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Digital photography All-in-one desk reference 3rd edition - Busch D.

Busch D. Digital photography All-in-one desk reference 3rd edition - Wiley publishing, 2006. - 755 p.
ISBN: 0-470-03743-1
Download (direct link): digitalphotographyallinone2006.pdf
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Secure Digital/MMC cards
Secure Digital (SD) cards and the identically sized but less flexible MultiMediaCard (MMC) are still other memory card formats similar to CompactFlash. Secure Digital cards are a newer format that has swept the industry in a relatively short period of time because the smaller size (roughly % x 1>4 inches) of the SD card allows designing smaller cameras. One key difference between MMC and SD cards is that the Secure Digital version allows encryption of the files to prevent tampering. SD cards also offer higher performance and thus are preferred over MMC cards for digital cameras.
Using a Secure Digital card for image storage is essentially the same as using a CompactFlash card except that the card itself is slightly smaller, which means that the sockets in the camera and the card reader must be made to fit the Secure Digital card. The Secure Digital format is not interchangeable with the other formats.
Memory Cards 139
Memory Stick
The Sony Memory Stick is one more form of memory card, functionally similar to the CompactFlash and Secure Digital cards. Sony uses the Memory Stick in several of its high-end digital cameras and also in digital video cameras, music players, and so on, which means that you can move your Memory Sticks between devices and use them for storing pictures, music, and other files.
The Memory Stick is about the size of a stick of chewing gum and comes in capacities of 32 to 128MB. The newer Memory Stick Pro offers higher capacity but is not backward-compatible with earlier devices that used the original Memory Stick. There is also the half-sized Memory Stick Pro Duo. The latest versions can be purchased in sizes up to 4GB.
Several models of Sony laptop computers include a built-in Memory Stick slot so that you can use the laptop computer to access the contents of your Memory Sticks. You can also use a card reader similar to the card readers for CompactFlash and SmartMedia cards to access Memory Sticks from your desktop computer. The card reader is usually supplied with your camera and attaches to your computer via USB cable.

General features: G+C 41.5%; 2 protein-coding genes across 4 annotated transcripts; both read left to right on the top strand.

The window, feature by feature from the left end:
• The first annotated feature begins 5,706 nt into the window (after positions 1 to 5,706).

Here are some pointers for removing, inserting, and accessing files on a Memory Stick:
? To remove a Memory Stick from your digital camera (or card reader), press the eject button next to the slot to pop the stick loose, grasp the exposed end of the stick, and slide it out of its slot.
? To insert a Memory Stick into the camera (or card reader), insert the stick into the slot in the direction of the arrow marked on the surface of the stick. The arrow and a clipped corner help you orient the stick properly. The stick goes into its slot in only one way. Push the stick in firmly but gently to seat it properly.
? Like the other memory cards, after you insert a Memory Stick into the card reader attached to your computer, you can access and manipulate the files on the stick as if they were located on a virtual disk drive. Copy, move, and erase the files using your normal file management tools.
The Memory Stick includes an Erasure Prevention Switch that lets you protect the contents from accidental erasure. Make sure the switch is in the Off position when you want to record images onto the stick in your camera or erase files in the card reader.
Book II
CompactFlash cards, Secure Digital cards, Memory Sticks, and the like are often called digital film because inserting a memory card into a digital camera is analogous to loading a conventional camera with a fresh roll of film.
Chapter 3
Getting Your Pictures from the Camera to the Digital Darkroom
140 Memory Cards
SmartMedia cards
SmartMedia cards have faded almost completely from the scene and exist today only as memory options for older digital cameras. They are similar to CompactFlash cards but in an even smaller package, and they are limited to only 128MB capacity.
PC Cards
The oldest format for a memory card still in use is the PC Card, also known as ATA Type II PC Cards or PCMCIA cards. PC Cards come in many different forms and are not limited to memory configurations. They are typically used to provide plug-in components, such as modems or network interface cards, for laptop computers equipped with a PC Card slot. Memory cards and miniature hard drives have in the past also been furnished in the PC Card form. Today, PC card slots are used primarily for plugging in devices like wireless network cards. My own Toshiba laptop has a memory card slot for SD cards, but accepts Compact Flash cards only through an adapter plugged into its PC Card socket.
To combat the problem of the limited capacity of floppy disk drives (used in some very early Sony digital cameras), Sony built some digital cameras with a mini-CD drive in place of the floppy disk drive. The camera actually includes a CD burner to record picture data onto mini-CDs, which are smaller-diameter versions of standard CDs. A standard CD-ROM drive can read the mini-CDs, and because CD drives are standard equipment on almost all computers, the mini-CD enjoys the same universal accessibility as floppy disks. The downside is that the mini-CDs arenít readily available for purchase like floppy disks or even memory cards are.
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